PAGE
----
What is home? Is it a physical structure we can customize to our liking, or a space within ourselves that evolves as we transition through the stages of life? At cityhome, we often say “space shapes life”. A physical space provides walls on which photographs of loved ones will dwell. Windows frame morning light pouring in as we curl up with a cup of coffee. Hardwood floors become an instrument, echoing the pitter patter of children and pets running about. Paint the walls, add a rug, curtains to the ceiling, and a few paintings, then suddenly the idea of home becomes synonymous with the physical structure you inhabit. A glorious space can certainly shape a beautiful life.
What happens when the space we once called home no longer exists?
Whether it be due to financial hardship or military conflict, for those that have lost their physical homes, the notion of home typically transforms into a space within oneself. James Baldwin famously said, "Perhaps home is not a place but simply an irrevocable condition.” When a client walks into our office looking to purchase a home, we ask them what’s important to them, what kind of neighborhood they’d like to live in, what kind of community they could see themselves thriving in. What we have found is people are not necessarily in search of four walls and a roof, but rather a place to belong. If they are not welcomed by their family, neighborhood, or community, they move elsewhere. Regardless of age, gender, financial status, or ethnic background, what we collectively seek is trust, kindness, and support. Our internal sense of belonging is built on this foundation.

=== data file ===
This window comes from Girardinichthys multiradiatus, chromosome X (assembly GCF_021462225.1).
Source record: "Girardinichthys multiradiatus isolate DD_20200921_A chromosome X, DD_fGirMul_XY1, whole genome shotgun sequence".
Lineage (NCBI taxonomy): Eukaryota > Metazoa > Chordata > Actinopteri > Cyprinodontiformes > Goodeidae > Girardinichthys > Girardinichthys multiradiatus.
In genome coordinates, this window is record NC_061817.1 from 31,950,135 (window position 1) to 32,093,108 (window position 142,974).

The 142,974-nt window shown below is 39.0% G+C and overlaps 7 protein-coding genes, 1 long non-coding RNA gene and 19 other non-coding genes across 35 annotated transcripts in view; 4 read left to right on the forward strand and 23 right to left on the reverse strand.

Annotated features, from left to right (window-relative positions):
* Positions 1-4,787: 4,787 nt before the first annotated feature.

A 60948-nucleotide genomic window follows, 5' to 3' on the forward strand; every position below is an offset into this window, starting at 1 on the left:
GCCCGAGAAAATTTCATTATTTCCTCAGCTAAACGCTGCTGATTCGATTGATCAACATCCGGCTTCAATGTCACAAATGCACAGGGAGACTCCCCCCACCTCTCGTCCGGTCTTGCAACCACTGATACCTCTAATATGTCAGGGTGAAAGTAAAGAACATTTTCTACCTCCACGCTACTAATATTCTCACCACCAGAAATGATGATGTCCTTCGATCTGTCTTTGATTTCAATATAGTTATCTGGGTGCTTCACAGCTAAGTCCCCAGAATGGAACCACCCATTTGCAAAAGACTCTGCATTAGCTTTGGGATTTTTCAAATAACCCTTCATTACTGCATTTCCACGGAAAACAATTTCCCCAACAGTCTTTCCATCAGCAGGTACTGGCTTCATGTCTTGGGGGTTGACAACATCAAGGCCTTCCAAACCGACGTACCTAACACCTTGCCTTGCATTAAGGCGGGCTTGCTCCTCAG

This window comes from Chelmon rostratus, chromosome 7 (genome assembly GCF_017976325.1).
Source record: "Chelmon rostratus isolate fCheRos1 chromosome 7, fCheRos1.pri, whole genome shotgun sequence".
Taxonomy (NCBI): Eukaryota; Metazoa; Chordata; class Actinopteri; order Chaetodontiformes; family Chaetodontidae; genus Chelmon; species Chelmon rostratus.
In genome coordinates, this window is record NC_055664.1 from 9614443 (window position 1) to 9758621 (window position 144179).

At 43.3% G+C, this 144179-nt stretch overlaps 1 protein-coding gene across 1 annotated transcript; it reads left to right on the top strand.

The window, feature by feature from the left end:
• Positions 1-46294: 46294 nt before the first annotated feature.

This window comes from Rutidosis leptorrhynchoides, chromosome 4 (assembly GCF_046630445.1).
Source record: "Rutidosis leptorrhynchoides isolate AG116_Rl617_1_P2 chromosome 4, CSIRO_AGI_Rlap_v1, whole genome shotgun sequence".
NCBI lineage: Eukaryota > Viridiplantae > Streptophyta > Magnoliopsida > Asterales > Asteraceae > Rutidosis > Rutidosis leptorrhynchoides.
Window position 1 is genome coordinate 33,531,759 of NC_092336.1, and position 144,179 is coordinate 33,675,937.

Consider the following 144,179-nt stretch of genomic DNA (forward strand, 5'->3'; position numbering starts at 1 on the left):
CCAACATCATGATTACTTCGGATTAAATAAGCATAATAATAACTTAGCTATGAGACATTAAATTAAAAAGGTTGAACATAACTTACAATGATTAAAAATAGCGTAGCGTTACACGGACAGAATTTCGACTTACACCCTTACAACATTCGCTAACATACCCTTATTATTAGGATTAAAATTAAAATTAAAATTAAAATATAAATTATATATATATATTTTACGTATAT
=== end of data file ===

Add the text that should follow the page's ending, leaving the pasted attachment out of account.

The instinctive search for belonging is universal. It is yet another reminder that there is more that unites us than that which divides us.
If we are to survive and even thrive in times of turmoil, we must create safe spaces for each other to belong. From 6,000 miles away, our collective community is doing precisely that. Max Morozoff, a Ukrainian-born and now Salt Lake City local business owner, has coordinated a massive effort to provide essential supplies to people displaced by the ongoing war in Ukraine. As hundreds of thousands of people flee Ukraine leaving their homes behind, our community is gathering supplies to send to neighboring Poland where people are arriving in search of safety. In Poland, Germany, and neighboring countries, people have been leaving baby strollers, car seats, winter coats, toys and more to help Ukrainian refugees. These gestures of kindness and support for complete strangers are a bold reminder that hate and oppression have no place in our homes and communities. It is a signal we are on the path to creating a world where everyone can safely belong.
If you would like to make a contribution to the local community drive to help Ukrainian refugees, please visit this link for more information.